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EPA Science Matters Newsletter: Anticipating Public Questions During a Water Emergency

Published November 2013

EPA study helps drinking water utilities prepare for emergency response communications.

Photo of water coming out of the kitchen tap

In the United States, nearly 155,000 public water systems provide drinking water to more than 300 million people. These systems also provide water that supports public services such as fire suppression.   Because water systems are vulnerable to contamination, intentionally or accidentally, water security has become a national priority.  As the lead federal agency for water security, EPA plays a critical role in this effort.

A deliberate biological attack on drinking water supplies or infrastructure can affect the public’s health and the economic vitality of affected communities, sparking many questions.

To address some of the questions the public may have during a water contamination emergency, EPA researchers sponsored a study to find out how to improve public understanding of critical information during a water supply contamination event.  The study, Need to Know: Anticipating the Public's Questions During a Water Emergency, consisted of interviews with drinking water professionals and consumers in Boston, Chicago, San Diego, and Charlotte. Each utility serves more than 100,000 customers.

EPA homeland security researcher Scott Minamyer, Ph.D. explains the goal of the study: “….effective communication will greatly influence the degree to which the public takes appropriate protective actions and maintains trust in the ability of the utility and other officials to protect them.”

Anticipated questions regarding a drinking water emergency were similar for drinking water professionals and consumers. Maintaining personal safety and having guidance on appropriate actions mattered most to members of the public. Questions identified in the study included how long before the water was safe to drink and what were the plans to restore the water service. Water utility professionals emphasized the need to know the extent of service disruption; they also considered the need for information about remediating the contamination, controlling the incident, and protecting the public’s health.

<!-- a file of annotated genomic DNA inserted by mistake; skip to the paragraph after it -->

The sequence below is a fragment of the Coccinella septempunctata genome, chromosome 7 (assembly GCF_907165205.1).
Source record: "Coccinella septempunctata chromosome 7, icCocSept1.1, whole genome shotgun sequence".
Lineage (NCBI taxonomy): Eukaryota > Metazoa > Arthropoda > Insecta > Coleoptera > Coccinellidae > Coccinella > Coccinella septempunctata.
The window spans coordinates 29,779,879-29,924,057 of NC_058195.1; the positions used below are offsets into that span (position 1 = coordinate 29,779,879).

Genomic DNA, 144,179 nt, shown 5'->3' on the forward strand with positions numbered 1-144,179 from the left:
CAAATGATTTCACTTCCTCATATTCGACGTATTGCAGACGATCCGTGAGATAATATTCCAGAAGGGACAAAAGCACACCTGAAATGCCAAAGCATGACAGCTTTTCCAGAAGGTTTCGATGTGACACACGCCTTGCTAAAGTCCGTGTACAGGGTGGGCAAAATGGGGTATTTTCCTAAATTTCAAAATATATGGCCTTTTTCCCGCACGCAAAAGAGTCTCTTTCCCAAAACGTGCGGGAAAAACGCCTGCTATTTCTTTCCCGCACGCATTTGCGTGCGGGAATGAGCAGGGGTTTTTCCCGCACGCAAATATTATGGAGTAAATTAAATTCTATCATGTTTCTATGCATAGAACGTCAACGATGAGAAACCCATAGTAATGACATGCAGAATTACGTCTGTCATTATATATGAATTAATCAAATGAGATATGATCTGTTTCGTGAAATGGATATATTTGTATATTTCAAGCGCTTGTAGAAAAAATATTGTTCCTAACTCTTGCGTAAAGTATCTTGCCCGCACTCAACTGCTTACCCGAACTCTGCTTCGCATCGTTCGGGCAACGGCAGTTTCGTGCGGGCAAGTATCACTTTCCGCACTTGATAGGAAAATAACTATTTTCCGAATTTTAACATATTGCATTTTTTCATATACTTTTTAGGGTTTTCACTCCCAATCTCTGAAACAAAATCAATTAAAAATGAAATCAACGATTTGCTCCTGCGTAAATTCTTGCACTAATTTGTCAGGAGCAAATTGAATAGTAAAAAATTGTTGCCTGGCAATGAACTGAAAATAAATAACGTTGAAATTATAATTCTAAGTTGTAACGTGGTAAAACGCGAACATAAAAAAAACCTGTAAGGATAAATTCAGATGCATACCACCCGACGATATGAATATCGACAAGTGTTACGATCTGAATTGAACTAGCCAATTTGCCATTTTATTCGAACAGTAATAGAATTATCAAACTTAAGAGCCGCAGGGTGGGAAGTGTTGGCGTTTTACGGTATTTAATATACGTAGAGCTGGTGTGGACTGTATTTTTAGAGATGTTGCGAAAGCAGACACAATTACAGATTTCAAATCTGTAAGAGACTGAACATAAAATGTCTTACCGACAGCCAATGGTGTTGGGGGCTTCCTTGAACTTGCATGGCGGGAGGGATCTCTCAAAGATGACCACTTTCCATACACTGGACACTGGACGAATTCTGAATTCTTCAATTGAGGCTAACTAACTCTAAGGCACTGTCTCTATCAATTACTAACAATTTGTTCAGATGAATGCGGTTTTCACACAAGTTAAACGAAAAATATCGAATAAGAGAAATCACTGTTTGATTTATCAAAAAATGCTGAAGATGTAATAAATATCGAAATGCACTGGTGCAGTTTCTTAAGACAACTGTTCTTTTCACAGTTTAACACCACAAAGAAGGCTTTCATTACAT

Additional questions posed by both the public and professionals were: “Where are alternate sources of safe drinking water? “How can people receive additional information on the contamination?”, and “What are the exposure effects of the contamination?”

The survey identified a belief among some members of the public that water utilities frequently test for all possible contaminants, suggesting that water utilities may benefit from being proactive in educating consumers about testing procedures and their results.

Results of the study revealed a general lack of public understanding of drinking water testing procedures. Following an attack and subsequent remediation operations, convincing the public that their water supply is again safe poses substantial challenges. Professionals now recognize that verification by multiple credible authorities will be required.

Other key results of the study include:

  • An intentional water contamination incident in any one location will spark widespread concern, so all water authorities must be prepared to address consumers’ questions regarding security issues for their own systems regardless of which local facilities are affected.
  • Using terms such as “terrorist” and “attack” tend to have some benefit in getting the attention of the public and increasing compliance with directives, but at a very high emotive cost. Limiting the use of these terms as much as possible unless an attack has been definitively confirmed is likely to be beneficial.
  • Critical messages will be more affective when perceived by the public as prescriptive; for example, they should emphasize protective actions and offer clearl directives to follow rather than providing “recommendations.” 

Information collected from the study will assist drinking water professionals and decision makers with crisis communication planning and message development in the event of an intentional drinking water contamination. 

EPA environmental health scientist Cynthia Yund concludes “…having a reliable source of information provides water utility personnel with a readily available, simple-to-use resource to enhance communication during a drinking water emergency.”

Results from the study were published in the April 2012 report, Need to Know: Anticipating the Public’s Questions during a Water Emergency.  The research study was conducted in cooperation with The Oak Ridge Institute for Science and Education.